Tony Curtis gives a winning performance as the great Houdini, the struggling circus performer who emerged as the world s most captivating magician and escape artist. From his beginnings as a wild man carnival act to the internationally famous feat of escaping from a locked trunk in an ice-jammed river, Houdini effectively captures the amazing life and courage of this fascinating man. Also stars the beautiful Janet Leigh as Houdini s supportive wife who lovingly stood by his side throughout his legendary career.
Houdini (1953), starring Tony Curtis and Janet Leigh
If there’s one type of film that Hollywood does extremely poorly, it’s the biography. Whether it’s virtually any biography done by Oliver Stone, or biographies about Buster Keaton, Capone, etc. Hollywood tends to take enormous liberties with the facts in order to make a more entertaining movie. Nowhere is that truer than in Houdini, starring Tony Curtis and Janet Leigh. On the one hand, it’s a very entertaining film, with good performances by the lead actors.
It’s also noteworthy in the film’s attempts at duplicating some of Harry Houdini‘s great escapes. In fact, producer George Pal did no camera tricks. The actors actually learned how to perform the various illusions. However, beyond that, it takes enormous liberties with events in Harry Houdini‘s life, including totally changing how Houdini died. It’s because of this movie that many people have the false impression that Houdini died attempting his water torture escape.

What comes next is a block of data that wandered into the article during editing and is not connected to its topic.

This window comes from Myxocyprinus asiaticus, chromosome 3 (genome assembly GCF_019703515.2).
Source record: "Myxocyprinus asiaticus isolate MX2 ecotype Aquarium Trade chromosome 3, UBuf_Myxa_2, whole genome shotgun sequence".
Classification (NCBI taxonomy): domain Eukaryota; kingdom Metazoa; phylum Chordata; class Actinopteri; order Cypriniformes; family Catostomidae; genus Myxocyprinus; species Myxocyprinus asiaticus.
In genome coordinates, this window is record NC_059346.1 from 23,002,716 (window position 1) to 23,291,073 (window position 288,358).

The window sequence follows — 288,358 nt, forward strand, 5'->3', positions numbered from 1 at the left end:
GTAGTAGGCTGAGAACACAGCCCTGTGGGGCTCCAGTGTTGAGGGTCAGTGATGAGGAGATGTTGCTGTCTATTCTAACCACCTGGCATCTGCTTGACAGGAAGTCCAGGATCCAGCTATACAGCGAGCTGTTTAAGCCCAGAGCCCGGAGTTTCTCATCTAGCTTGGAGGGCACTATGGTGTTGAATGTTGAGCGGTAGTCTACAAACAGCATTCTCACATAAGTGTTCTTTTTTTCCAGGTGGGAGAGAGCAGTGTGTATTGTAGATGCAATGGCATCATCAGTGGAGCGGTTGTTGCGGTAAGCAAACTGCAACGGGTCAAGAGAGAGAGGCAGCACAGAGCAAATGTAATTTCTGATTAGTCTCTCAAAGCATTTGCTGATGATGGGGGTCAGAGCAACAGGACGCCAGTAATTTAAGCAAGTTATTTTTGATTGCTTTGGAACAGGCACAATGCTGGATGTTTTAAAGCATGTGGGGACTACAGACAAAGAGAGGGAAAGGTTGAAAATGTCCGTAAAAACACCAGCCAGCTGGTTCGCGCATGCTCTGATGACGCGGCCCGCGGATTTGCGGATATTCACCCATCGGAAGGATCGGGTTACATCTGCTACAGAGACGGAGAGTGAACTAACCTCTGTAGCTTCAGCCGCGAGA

When all’s said and done, Houdini is an entertaining film. Provided that the audience knows that it’s 50% (or more) fiction mixed in with fact. I rate it 2 stars out of 5.
Editorial review of Houdini, starring Tony Curtis and Janet Leigh, courtesy of Amazon.com
Houdini dedicates his life to giving audiences “bigger and bigger thrills,” and the film’s best scenes recreate Houdini’s act and death-defying escapes, including a harrowing plunge into the frozen Detroit River while locked in a trunk. Houdini’s fate is well-known, and while the film plays loose with the facts, it does conjure up an eerie foreboding by the time he takes the stage for his final, ill-fated Halloween performance. After Houdini’s first strait-jacket escape, an elderly magician urges him, “It isn’t a trick. Drop it. It will make you famous, but it will kill you.” At long last available on DVD, Houdini is old fashioned movie magic that’s no trick and all treat.–Donald Liebenson